Category Archives: Good Baby

First Friends…

Two years ago, probably around this time of year even, I met a dude who really helped me get out of a very dark place. Greta was just entering the terrible twos, Mrs. Yeti was desperately trying to get the hang of the delicate work/kid balancing act that has since become her life and I was literally drowning in my newfound role of primary care giver. And though I never did anything really crazy to myself or Greta (thank God!) there were days when I felt like Luke Skywalker facing the darkness of his soul in a hollowed out tree on Degobah. All kidding aside, it got pretty hairy.

I loved Greta with all my heart (and still do, of course) but, there were days when I’d sit and stare at the calendar and think: this is it. What you are doing today is the same thing you’re going to be doing tomorrow and every other day after that until you kid goes to school. Dishes. Diapers. Bottles. Repeat. I felt like I was on a punishing loop with no end in sight.

I tried talking to people about how I felt (family and friends mostly) and I think a few of them actually understood what I was trying to say. But, even with them I held things back for fear of sounding too whiny or ungrateful. I mean, we had tried for five years to have Greta, how could I even think of complaining about anything now that she was here? Plus, at that stage all most people really want are current pictures and cute little anecdotes about which milestones Greta had reached that week. Which is totally understandable. I mean, I love sharing that stuff too. But, deep down, all I really wanted to talk about was how totally crazy and isolated I felt for like, 90% of my day.

I tried talking about it with Mrs. Yeti many times, but, as I’ve said before, she was on the same sinking ship that I was. Except she got much less sleep and had to work a full time job on top of everything else. Probably the best thing Mrs. Yeti ever did for me was to tell me, point blank that she did not have time for my problems. And while it stung at first, I totally got it. I didn’t have time for hers either. It’s like that thing they always say in airline safety videos, put on your own oxygen mask first, then help the person next to you. I know now that she was way too busy fumbling with her mask back then to even think about helping me with mine.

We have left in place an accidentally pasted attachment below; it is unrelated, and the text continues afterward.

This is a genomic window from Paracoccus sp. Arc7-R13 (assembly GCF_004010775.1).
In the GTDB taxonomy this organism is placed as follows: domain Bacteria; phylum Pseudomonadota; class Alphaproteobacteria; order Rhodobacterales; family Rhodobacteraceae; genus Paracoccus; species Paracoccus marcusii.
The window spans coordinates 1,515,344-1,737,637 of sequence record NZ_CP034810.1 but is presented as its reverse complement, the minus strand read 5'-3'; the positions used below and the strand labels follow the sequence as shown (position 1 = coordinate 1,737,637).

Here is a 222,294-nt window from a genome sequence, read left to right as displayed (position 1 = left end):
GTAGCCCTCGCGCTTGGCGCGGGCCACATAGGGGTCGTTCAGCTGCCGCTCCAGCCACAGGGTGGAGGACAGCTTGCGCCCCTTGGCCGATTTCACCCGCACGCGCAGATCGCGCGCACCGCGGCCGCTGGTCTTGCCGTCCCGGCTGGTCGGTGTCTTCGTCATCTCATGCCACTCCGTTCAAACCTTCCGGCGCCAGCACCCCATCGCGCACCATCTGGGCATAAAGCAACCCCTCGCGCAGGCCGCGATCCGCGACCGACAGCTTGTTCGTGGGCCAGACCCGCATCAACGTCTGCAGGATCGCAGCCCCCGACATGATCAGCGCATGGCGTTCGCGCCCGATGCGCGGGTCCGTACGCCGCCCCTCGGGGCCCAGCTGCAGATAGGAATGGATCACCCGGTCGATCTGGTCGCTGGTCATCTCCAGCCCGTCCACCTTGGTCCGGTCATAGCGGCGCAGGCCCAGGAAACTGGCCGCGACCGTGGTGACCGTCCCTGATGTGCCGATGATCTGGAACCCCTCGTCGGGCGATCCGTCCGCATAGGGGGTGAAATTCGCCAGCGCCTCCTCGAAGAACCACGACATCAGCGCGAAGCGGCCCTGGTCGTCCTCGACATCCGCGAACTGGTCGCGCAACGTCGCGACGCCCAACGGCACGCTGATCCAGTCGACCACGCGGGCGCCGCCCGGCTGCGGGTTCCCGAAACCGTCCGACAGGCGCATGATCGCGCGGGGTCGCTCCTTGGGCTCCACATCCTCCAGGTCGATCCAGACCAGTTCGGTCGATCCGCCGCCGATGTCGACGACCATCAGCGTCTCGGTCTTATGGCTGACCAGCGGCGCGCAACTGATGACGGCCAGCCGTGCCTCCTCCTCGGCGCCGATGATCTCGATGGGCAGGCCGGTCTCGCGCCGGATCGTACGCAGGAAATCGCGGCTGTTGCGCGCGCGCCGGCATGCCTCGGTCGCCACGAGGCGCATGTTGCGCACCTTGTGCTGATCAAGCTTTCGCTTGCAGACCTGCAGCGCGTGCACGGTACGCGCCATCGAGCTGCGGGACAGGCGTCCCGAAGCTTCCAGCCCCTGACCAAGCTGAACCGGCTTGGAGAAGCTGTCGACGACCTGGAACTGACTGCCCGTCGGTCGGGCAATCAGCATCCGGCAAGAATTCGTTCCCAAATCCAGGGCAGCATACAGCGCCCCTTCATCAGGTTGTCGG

That said, Mrs. Yeti did say something else that ended up really helping me out a lot. “If its really that bad, start a blog. Write about it.” She said. “Or better yet, join a Daddy Meetup group or something.” I ended up doing all three but the thing that really saved me from my crazy-ass self was joining that Daddy Meetup group. As I’ve mentioned before, I had a hard time finding the right fit (yes, I’m talking to you, Burbank/Hollywood Dads!) but once I did, it was awesome.

I joined a group called the West L.A. Stay-At-Home-Dads and even though the Meetups were clear on the other side of town, the guys in the group were the most real, down-to-earth dudes I’ve ever met. There was no bullshit, no egos or Hollywood posturing, these guys were regular working dudes (animators, musicians, stuntmen, graphic artists, even fellow writers) who’d been banging around the industry for a while and were now tackling the hardest job of their careers, being a full time stay-at-home-dad. And even though we rarely talked about anything other than movies or Star Wars — or, more recently, the intricacies and hidden messages embedded in My Little Pony cartoons — the fact that we could all find some time every couple of weeks to hang out with people who truly understood what we were going through was invaluable. Hell, two years later, it still is.

Actually, the meetups today are even better because our kids grew up together, they’ve been friends for almost their entire lives. And the friendships the dads have formed over the past two years are stronger too. We might not have known each other for our whole lives, but, definitely our whole lives as parents, which, often times feels like a lifetime in itself. And though none of us ever really verbalized it, deep down we were all eternally grateful to our “founding father” Corey for starting the group. Most of us were way too busy treading water to even think about stating a Meetup group, but Corey wanted to start “the kind of group he’d want to join” so he built it, and, as the saying goes, we came. In droves!

So it was with a heavy heart that the group said goodbye to Corey and his beautiful daughter Katana on Monday. Corey and his family are moving to the Philippines in a couple of weeks, and though we’re all hoping they come back to L.A. real soon, I’m thinking it might be a while before we share a lazy afternoon chasing after our daughters in our favorite park in Westwood again.

So, thank you, dude. You really did save my life and I will always cherish the many hours and days we spent hanging out in parks all across the Southland with our sweet baby girls (who now insist on calling themselves “big girls”). Katana was and always will be Greta’s first best friend and, despite the miles and timezones between us, you, amigo, will always be mine. Keep on adventuring, brother!

West L.A. Stay-At-Home-Dads (March 25, 2013)

And in case anybody reading this is looking for a stay-at-home-dad group to hang with in the L.A. Metro area, Corey asked me to be in charge of the group now that he’s leaving (here’s hoping I don’t destroy all the good that he’s done!) and you can reach us at our new Facebook Group page here: https://www.facebook.com/groups/WestLAstayathomedads/

So, if you’re interested in joining or know someone who might be, check it out! And thanks again to Corey for starting all this awesomeness…you will be missed, dude.

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Filed under Daddy stuff, Good Baby, Good Girl, Good Toddler, Terrible Twos

Going strapless…

Ever get the feeling that things are changing too fast for your taste? Urgh, try raising a toddler. I swear, by the time I’m used to one stage or routine, we’re already well onto another. It’s kind of insane, but, I guess the best thing that can be said about dealing with such rapid-fire change is that it makes me a little more flexible. A little. I mean, I still hate change, but, I’ve come to realize I am helpless in its wake…so, now I just kinda go with it.